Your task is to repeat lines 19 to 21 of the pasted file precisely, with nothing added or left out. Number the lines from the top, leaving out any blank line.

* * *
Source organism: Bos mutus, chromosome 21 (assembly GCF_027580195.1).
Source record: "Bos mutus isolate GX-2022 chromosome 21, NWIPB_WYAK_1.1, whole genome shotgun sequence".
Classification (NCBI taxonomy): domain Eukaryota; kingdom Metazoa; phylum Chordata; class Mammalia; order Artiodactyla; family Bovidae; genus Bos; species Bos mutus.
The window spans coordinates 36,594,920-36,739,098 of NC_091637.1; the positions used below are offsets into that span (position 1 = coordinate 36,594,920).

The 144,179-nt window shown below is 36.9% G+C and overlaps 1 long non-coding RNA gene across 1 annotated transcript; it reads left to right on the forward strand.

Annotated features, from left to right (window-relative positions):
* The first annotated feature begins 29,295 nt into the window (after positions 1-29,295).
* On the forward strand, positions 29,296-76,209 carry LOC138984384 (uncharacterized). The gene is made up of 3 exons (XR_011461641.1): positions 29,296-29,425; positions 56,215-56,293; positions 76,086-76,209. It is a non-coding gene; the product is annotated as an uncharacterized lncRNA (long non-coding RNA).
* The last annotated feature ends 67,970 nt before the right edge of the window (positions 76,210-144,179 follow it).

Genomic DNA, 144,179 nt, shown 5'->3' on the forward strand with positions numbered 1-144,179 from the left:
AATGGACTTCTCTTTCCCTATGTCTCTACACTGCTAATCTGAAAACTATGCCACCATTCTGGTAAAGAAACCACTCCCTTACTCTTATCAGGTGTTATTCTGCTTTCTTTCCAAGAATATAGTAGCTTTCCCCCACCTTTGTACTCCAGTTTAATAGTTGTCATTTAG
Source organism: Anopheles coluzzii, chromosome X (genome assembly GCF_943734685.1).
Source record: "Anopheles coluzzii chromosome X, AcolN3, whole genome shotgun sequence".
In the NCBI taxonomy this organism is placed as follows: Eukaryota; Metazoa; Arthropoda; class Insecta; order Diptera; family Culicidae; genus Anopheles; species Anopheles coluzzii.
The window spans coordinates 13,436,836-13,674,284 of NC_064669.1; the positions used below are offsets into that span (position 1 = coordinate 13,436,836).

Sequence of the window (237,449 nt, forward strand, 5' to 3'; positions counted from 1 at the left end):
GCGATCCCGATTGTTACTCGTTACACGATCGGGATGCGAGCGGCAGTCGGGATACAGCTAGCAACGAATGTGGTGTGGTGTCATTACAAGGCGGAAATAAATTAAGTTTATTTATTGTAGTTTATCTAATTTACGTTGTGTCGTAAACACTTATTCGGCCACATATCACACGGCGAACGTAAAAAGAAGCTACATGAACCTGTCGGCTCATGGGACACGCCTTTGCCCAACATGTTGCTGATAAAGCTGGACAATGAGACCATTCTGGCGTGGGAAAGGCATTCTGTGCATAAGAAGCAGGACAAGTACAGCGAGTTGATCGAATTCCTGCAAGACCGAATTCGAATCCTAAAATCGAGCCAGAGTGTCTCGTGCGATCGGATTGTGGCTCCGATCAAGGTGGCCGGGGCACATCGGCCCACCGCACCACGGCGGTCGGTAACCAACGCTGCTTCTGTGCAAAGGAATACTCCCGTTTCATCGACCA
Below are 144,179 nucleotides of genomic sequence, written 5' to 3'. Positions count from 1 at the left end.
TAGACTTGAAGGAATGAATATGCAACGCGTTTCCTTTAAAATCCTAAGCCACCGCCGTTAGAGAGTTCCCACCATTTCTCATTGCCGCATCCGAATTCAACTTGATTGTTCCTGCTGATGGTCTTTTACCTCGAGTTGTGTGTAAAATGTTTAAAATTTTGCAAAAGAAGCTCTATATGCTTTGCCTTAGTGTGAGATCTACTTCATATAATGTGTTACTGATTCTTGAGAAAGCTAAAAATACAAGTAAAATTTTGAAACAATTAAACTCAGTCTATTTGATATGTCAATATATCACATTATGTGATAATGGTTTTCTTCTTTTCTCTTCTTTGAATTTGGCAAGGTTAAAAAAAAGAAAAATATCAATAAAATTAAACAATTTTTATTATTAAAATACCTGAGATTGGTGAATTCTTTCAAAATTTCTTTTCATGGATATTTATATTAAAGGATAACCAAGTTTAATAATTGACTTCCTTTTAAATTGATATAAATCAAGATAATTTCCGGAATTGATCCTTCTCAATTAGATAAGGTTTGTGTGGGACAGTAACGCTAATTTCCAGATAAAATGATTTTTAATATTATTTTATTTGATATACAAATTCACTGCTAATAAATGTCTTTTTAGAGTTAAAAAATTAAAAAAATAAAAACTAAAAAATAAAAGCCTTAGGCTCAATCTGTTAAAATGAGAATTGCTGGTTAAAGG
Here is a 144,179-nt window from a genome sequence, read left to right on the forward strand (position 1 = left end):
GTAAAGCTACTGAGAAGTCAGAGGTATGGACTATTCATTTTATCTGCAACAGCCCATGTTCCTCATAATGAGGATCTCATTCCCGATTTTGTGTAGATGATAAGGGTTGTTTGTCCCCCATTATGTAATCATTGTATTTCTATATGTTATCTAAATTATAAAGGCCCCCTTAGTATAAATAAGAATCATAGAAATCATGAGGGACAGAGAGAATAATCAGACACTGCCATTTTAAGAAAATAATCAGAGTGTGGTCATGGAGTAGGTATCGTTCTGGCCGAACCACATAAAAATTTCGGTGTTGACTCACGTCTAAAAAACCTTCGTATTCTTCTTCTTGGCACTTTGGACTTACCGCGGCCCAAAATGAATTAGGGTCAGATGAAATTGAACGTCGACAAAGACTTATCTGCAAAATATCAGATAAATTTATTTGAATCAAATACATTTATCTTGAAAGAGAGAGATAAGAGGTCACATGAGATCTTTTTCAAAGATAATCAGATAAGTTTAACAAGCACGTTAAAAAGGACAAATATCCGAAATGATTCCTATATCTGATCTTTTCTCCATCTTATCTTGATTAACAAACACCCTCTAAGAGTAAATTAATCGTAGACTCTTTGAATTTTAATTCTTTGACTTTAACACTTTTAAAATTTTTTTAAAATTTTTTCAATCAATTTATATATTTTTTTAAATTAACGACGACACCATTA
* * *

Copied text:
TAGACTTGAAGGAATGAATATGCAACGCGTTTCCTTTAAAATCCTAAGCCACCGCCGTTAGAGAGTTCCCACCATTTCTCATTGCCGCATCCGAATTCAACTTGATTGTTCCTGCTGATGGTCTTTTACCTCGAGTTGTGTGTAAAATGTTTAAAATTTTGCAAAAGAAGCTCTATATGCTTTGCCTTAGTGTGAGATCTACTTCATATAATGTGTTACTGATTCTTGAGAAAGCTAAAAATACAAGTAAAATTTTGAAACAATTAAACTCAGTCTATTTGATATGTCAATATATCACATTATGTGATAATGGTTTTCTTCTTTTCTCTTCTTTGAATTTGGCAAGGTTAAAAAAAAGAAAAATATCAATAAAATTAAACAATTTTTATTATTAAAATACCTGAGATTGGTGAATTCTTTCAAAATTTCTTTTCATGGATATTTATATTAAAGGATAACCAAGTTTAATAATTGACTTCCTTTTAAATTGATATAAATCAAGATAATTTCCGGAATTGATCCTTCTCAATTAGATAAGGTTTGTGTGGGACAGTAACGCTAATTTCCAGATAAAATGATTTTTAATATTATTTTATTTGATATACAAATTCACTGCTAATAAATGTCTTTTTAGAGTTAAAAAATTAAAAAAATAAAAACTAAAAAATAAAAGCCTTAGGCTCAATCTGTTAAAATGAGAATTGCTGGTTAAAGG
Here is a 144,179-nt window from a genome sequence, read left to right on the forward strand (position 1 = left end):
GTAAAGCTACTGAGAAGTCAGAGGTATGGACTATTCATTTTATCTGCAACAGCCCATGTTCCTCATAATGAGGATCTCATTCCCGATTTTGTGTAGATGATAAGGGTTGTTTGTCCCCCATTATGTAATCATTGTATTTCTATATGTTATCTAAATTATAAAGGCCCCCTTAGTATAAATAAGAATCATAGAAATCATGAGGGACAGAGAGAATAATCAGACACTGCCATTTTAAGAAAATAATCAGAGTGTGGTCATGGAGTAGGTATCGTTCTGGCCGAACCACATAAAAATTTCGGTGTTGACTCACGTCTAAAAAACCTTCGTATTCTTCTTCTTGGCACTTTGGACTTACCGCGGCCCAAAATGAATTAGGGTCAGATGAAATTGAACGTCGACAAAGACTTATCTGCAAAATATCAGATAAATTTATTTGAATCAAATACATTTATCTTGAAAGAGAGAGATAAGAGGTCACATGAGATCTTTTTCAAAGATAATCAGATAAGTTTAACAAGCACGTTAAAAAGGACAAATATCCGAAATGATTCCTATATCTGATCTTTTCTCCATCTTATCTTGATTAACAAACACCCTCTAAGAGTAAATTAATCGTAGACTCTTTGAATTTTAATTCTTTGACTTTAACACTTTTAAAATTTTTTTAAAATTTTTTCAATCAATTTATATATTTTTTTAAATTAACGACGACACCATTA